I joined The Independent Florida Alligator before I even moved to Gainesville. I didn’t know what life would look like for the next four years, but I knew that I wanted this paper to be a part of it.
While I half-listened to countless Zoom meetings from my notoriously moldy freshman dorm, I listened to upperclassmen's anecdotes about what being in an in-person newsroom felt like and how journalistic passion and college-aged antics merged. As a Fall 2020 freshman — ahem, a COVID-19 freshman — The Alligator office just felt like a mythical place.
I often say I joined the newsroom through the backdoor, never covering breaking news or exposing the results of impressive investigations. I just wrote what I knew: the communities that I grew up in and the topics they care about.
El Caimán raised me as a reporter. Before any intro class taught me anything, I learned how to write a story by translating those of my peers. Covering Hispanic communities and working at our Spanish desk taught me what it’s like to use what your life experience as a strength.
Caimán, often an afterthought rather than an established section, is the reason I stuck with this whole journalism thing. I owe it a lot.
It helped me gain the confidence to dare to write what I didn’t know. After Caimán introduced me to Gainesville, the Avenue threw me into the depths of local culture headfirst, showing me the quirkiest, strangest and coolest things the city hides.
More importantly than what I covered, however, The Avenue gave me a found family of like-minded culture fiends who also got their hearts broken every time a well-thought-out adjective got edited out of a profile and who also had way too much to say about Taylor Swift.
I have a lot of things to be grateful for, and the friends I made at that desk are usually high on my list. I hope they know that.
I found my place in these corners of the newsroom and somehow stuck around for long enough for them to trust me to take on a managing editor position. So now I’m here, six semesters later, saying goodbye and still pretending to hate this place.
I’d be surprised if staff members two semesters from now even hear my name. I didn’t particularly focus on building any form of legacy but on creating an experience for myself that would make all the work worth it.
A place on a masthead, an impressive byline: those things go and get forgotten. What really counts, I think, is the people and the memories they have with you.
The editors who shape you as a reporter, the life-long friendships that spark from office small talk, the memories in and outside the newsroom that we get to share with each other, the complicated network of interpersonal relationships that brews if you stay for long enough, the sense of community — those will remember you.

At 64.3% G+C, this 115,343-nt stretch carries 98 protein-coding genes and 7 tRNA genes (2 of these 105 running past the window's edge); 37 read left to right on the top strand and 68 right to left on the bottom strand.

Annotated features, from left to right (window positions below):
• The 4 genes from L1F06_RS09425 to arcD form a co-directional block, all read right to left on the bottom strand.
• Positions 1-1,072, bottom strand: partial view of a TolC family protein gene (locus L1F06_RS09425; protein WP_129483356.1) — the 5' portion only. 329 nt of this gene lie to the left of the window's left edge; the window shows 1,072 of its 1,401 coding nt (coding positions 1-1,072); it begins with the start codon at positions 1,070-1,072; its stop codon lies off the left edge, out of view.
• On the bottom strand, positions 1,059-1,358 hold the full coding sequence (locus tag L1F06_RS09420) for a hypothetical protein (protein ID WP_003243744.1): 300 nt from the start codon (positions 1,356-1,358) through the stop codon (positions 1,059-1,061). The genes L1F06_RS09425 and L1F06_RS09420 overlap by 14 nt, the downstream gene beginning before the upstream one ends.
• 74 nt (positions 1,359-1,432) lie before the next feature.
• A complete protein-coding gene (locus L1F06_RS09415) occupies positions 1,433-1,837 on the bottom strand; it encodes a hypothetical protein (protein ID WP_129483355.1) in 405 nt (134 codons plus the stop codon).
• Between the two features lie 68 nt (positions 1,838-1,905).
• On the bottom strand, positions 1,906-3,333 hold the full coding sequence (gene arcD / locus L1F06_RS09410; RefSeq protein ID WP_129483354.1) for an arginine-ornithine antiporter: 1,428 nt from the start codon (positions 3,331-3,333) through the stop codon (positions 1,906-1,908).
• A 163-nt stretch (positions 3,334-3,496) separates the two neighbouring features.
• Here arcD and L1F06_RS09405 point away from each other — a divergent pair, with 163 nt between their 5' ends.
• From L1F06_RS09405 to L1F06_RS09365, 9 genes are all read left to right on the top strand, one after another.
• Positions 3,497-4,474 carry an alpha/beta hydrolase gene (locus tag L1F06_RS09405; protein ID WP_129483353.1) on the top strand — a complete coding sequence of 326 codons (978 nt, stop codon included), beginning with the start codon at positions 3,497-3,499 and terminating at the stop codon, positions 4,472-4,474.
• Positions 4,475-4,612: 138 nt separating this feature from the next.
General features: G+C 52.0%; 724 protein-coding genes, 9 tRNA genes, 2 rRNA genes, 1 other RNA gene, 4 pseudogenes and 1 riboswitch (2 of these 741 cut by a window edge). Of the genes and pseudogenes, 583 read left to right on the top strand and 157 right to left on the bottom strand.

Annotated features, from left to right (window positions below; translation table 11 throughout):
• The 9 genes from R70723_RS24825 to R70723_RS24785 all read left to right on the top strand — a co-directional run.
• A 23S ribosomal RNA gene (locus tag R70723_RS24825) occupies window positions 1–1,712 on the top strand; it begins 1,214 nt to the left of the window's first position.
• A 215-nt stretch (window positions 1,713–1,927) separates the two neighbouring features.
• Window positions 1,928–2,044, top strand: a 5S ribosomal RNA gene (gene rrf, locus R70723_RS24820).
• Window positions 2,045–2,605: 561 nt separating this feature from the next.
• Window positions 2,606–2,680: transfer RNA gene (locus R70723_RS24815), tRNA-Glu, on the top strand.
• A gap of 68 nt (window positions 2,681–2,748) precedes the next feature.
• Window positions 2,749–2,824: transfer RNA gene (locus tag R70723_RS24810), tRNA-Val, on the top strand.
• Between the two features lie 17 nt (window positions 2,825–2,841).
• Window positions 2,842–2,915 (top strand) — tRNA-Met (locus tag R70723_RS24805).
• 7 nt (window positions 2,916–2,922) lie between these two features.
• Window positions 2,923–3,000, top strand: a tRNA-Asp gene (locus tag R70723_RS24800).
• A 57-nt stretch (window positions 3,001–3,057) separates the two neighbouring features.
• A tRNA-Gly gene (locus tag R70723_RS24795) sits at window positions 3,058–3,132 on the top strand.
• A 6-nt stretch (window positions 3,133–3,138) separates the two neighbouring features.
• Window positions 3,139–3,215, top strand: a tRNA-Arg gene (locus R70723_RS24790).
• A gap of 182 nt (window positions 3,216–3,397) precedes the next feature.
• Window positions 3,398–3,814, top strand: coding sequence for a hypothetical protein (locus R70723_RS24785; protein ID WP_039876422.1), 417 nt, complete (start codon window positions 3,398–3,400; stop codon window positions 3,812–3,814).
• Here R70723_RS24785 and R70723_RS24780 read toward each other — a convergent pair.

I learned somewhere along the way that, like much of Gainesville, The Alligator is a transitional space: constantly following the cyclical motions of fresh-faced students joining, staying for a while, learning some stuff, and then leaving.
Some try to hold on to the paper for longer than it holds on to them, but I’m more excited to look back on it.
There’s some beauty in being part of something bigger than yourself. There’s comfort and humility in knowing that no matter what, the paper will keep going for years after you’re gone like it has for the past century.
And yet, after three years, two desks, a pandemic and many valued friendships, this summer was the first time I understood what pre-COVID staff meant when they talked about being at the office.
To be contrived by space and time, trapped in a room with a dozen other people collectively stressing to meet a midnight deadline and to still have the energy and vibrancy to remind you of the passion that brought you here in the first place, I think that’s what they meant.
I will never forget how it felt sitting at an overcrowded table of editors and reporters filling every seat they could, bouncing ideas off each other about how to make a sentence sound better or what synonyms to use.
If I took nothing else from the past three years, I’d be content just experiencing the loud eruptions of laughter and the endless layers of overlapping conversation and banter that filled our dusty office room with more noise than the walls were intended to support.
All that thoughtful chaos and even the inevitable exhaustion I felt by the time our deadline neared (which I tried to hide behind dark sunglasses every Sunday midnight) made it worth it.
I’ve never felt prouder to be a part of something than I felt this summer.
Whether it was our special editions highlighting AAPI and Pride month and celebrating Juneteenth and demystifying hundreds of Florida laws, or even something as simple as a picture of two ladies dressed in pink for the Barbie premiere going on our front page, all my favorite papers came from the last few months. A lot of my favorite memories did too.
I could’ve told you what it meant to work at The Alligator at any point in the past three years, but I don’t think I would’ve gotten it right.
Kristine Villarroel was the Summer 2023 Engagement Managing Editor of The Independent Florida Alligator.
Kristine Villarroel is a UF journalism senior and The Alligator's Summer 2023 Engagement Managing Editor. She previously worked in the Avenue and Caimán desks as an editor and reporter. In her free time, she looks for dusty fur coats at antique shops and pretends not to be a hater on Twitter.